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Is an outspoken Northwestern professor a threat to campus safety?

The university has banned Jacqueline Stevens from campus for her conduct, but she believes other motives are at work.



At first glance, the recent banning of political science professor Jacqueline Stevens from the Northwestern University campus looks like a case in point for this dismissive old quip about university faculty squabbles: "The politics are so vicious because the stakes are so small."

The ostensible issue? A class-scheduling meeting in March between Stevens and a colleague, professor and associate department chair Alvin Tillery. Stevens says Tillery blew up, began shouting, ordered her to leave, and slammed the door behind her.

Tillery's version, as described on his Facebook page, is that Stevens "had a break from reality and began to imagine that I was verbally abusing her."

And things took off from there: Stevens filed a complaint about verbal abuse and door slamming, Tillery had a lawyer send Stevens a warning to stop defaming him, and Stevens requested that Northwestern cover her for any ensuing legal costs. That triggered an investigation by an outside consultant that led Northwestern to conclude that Stevens is a threat to campus safety.

On July 28, College of Arts and Sciences dean Adrian Randolph sent Stevens a letter banning her from campus and from any contact with students, and ordering her to undergo a "fitness for duty" evaluation with a doctor of their choosing. The psychiatric interview was scheduled for this week.

The charges? According to the dean's letter, Stevens's behavior is seen as "uncivil, disruptive, threatening, and disrespectful." Moreover, the dean continues, "Some colleagues state clearly that they fear you might physically attack them or instigate an attack against them." No specific instances are mentioned.

Stevens denies threatening anyone with physical violence, and says the investigator hired by Northwestern to see whether she should be covered for legal costs turned out to be the author of an article in the Journal of College and University Law titled "Dealing With Troublesome College Faculty and Staff: Legal and Policy Issues."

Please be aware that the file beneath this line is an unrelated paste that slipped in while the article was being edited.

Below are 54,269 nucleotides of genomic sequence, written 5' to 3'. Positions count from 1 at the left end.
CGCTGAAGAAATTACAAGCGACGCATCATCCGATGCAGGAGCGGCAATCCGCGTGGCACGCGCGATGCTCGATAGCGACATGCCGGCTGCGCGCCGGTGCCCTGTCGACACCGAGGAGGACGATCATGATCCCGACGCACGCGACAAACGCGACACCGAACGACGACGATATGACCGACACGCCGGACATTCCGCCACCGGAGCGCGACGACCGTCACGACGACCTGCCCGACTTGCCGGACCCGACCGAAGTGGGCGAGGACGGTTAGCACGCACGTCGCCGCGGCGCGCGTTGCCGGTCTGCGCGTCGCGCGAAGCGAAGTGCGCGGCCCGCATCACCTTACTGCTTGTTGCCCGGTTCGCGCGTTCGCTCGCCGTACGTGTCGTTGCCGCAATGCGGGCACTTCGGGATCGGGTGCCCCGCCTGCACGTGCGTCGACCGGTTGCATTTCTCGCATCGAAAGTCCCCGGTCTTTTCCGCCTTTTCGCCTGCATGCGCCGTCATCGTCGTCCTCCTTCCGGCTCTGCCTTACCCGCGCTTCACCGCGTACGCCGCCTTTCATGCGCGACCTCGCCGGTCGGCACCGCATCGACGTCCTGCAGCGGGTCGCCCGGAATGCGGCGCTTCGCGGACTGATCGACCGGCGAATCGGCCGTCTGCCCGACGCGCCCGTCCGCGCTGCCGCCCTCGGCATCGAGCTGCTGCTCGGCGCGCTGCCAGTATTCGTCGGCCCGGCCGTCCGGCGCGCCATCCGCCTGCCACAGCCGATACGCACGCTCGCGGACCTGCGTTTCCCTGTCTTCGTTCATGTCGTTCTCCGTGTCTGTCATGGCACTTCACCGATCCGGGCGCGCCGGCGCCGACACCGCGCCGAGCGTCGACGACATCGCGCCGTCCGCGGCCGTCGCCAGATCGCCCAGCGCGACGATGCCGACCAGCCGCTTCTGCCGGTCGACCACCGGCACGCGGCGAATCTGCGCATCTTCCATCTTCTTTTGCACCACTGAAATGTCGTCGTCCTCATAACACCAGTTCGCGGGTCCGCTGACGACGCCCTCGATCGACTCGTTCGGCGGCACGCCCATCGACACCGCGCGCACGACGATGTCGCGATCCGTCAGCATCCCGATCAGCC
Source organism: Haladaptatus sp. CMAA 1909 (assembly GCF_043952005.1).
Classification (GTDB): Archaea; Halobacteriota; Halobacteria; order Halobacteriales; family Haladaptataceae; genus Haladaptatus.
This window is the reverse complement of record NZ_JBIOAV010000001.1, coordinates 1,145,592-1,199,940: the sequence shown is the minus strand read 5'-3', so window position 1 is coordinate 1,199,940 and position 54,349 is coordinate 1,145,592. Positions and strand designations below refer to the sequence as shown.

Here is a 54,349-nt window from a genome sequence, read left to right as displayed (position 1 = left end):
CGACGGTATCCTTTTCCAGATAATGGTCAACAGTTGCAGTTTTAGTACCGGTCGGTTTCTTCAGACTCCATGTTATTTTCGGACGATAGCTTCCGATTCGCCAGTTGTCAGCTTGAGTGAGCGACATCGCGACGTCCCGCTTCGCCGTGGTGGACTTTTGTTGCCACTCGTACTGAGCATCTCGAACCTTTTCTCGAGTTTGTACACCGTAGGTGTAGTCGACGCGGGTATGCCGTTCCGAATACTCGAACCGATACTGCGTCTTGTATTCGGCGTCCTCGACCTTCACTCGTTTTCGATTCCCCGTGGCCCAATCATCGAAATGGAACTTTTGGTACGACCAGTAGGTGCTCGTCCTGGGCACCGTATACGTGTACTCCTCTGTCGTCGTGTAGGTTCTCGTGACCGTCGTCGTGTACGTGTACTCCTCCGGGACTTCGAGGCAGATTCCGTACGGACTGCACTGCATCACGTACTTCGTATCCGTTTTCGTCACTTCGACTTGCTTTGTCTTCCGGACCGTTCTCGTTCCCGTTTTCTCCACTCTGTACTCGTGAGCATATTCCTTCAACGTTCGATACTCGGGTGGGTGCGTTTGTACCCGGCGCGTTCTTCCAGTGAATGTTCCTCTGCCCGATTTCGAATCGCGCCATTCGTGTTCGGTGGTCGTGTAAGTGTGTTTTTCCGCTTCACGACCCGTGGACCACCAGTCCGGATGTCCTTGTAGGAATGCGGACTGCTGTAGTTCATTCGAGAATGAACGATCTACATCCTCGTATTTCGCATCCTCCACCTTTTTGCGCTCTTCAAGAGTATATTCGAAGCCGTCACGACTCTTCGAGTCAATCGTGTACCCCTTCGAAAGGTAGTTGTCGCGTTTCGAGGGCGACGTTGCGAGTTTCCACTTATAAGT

She also says her personnel file revealed that the provost's office has been plotting with her department to get rid of her since last fall.

Why would they want to do that? She thinks it might be because they noticed an article she published last September in the journal Perspectives on Politics criticizing the "militarization" of university boards and pointing to Northwestern's trustees as a prime example.

At the time, Stevens was also spearheading an ultimately successful campaign to stymie the appointment of retired lieutenant general Karl Eikenberry as head of Northwestern's Buffett Institute for Global Studies, where Stevens heads the Deportation Research Clinic.

And then there was the episode a couple of years ago, when she supported the sexual harassment claim of an undergrad against high-profile philosophy professor Peter Ludlow—it ended with him leaving the university.

Northwestern has officially refused to comment, but political science department chair S. Sara Monoson—a supporter of the Eikenberry appointment—referred me to her own remarks as quoted on the widely read philosophy blog, Leiter Reports, where she suggests that Stevens's "online campaign to place herself at the center [of] a grand conspiracy" is "illuminating." According to Monoson, Stevens's research and political activity "had nothing to do with [her banning] whatsoever."

Tillery, who declined requests for an interview for this story, told the Chronicle of Higher Education that he finds Stevens "creepy."

"Do I think she might shoot me?" Tillery asks rhetorically in the Chronicle story: "Absolutely. It happens all over the country."

In a phone interview last week, Stevens said: "In all this, there's no specific threat, and no specific allegation of violence. Tillery's only evidence for his fear that I might shoot him is that it happens all the time. The worst he's accusing me of is that I misrepresented what he said in a conversation. I dispute that, but [even if it were true] it's not a basis for banning me. If he really felt I was an imminent threat, he should have called police, filed for a restraining order." She has posted her own account of the saga online at

Art history professor Stephen Eisenman, a former president of the Northwestern faculty senate, knows Stevens from the Buffett Institute and says she is "collegial, smart, and brave in her willingness to challenge institutions like the U.S. government and the Northwestern administration."

"I never saw any sign of instability or even remotely any threat of violence," Eisenman says. "It may well be that in her department she rubs people the wrong way. That can happen. You call in a dean and talk it over. But banning from campus—that's a serious act, and [according to Northwestern's rules] it can only happen after determination by a shrink of a threat to self or others."

And there's something important at stake here, Eisenman adds: "Maybe it had nothing to do with Eikenberry. Maybe it had only to do with her department. But it's natural to suppose that the Eikenberry thing had some role. We don't know, but anybody looking at it may assume that it did. And they themselves will be afraid to speak out on a major issue for fear of retribution by the administration. That's why abiding by the rules is crucial. Otherwise academic freedom and free speech on campus is out the window."  v

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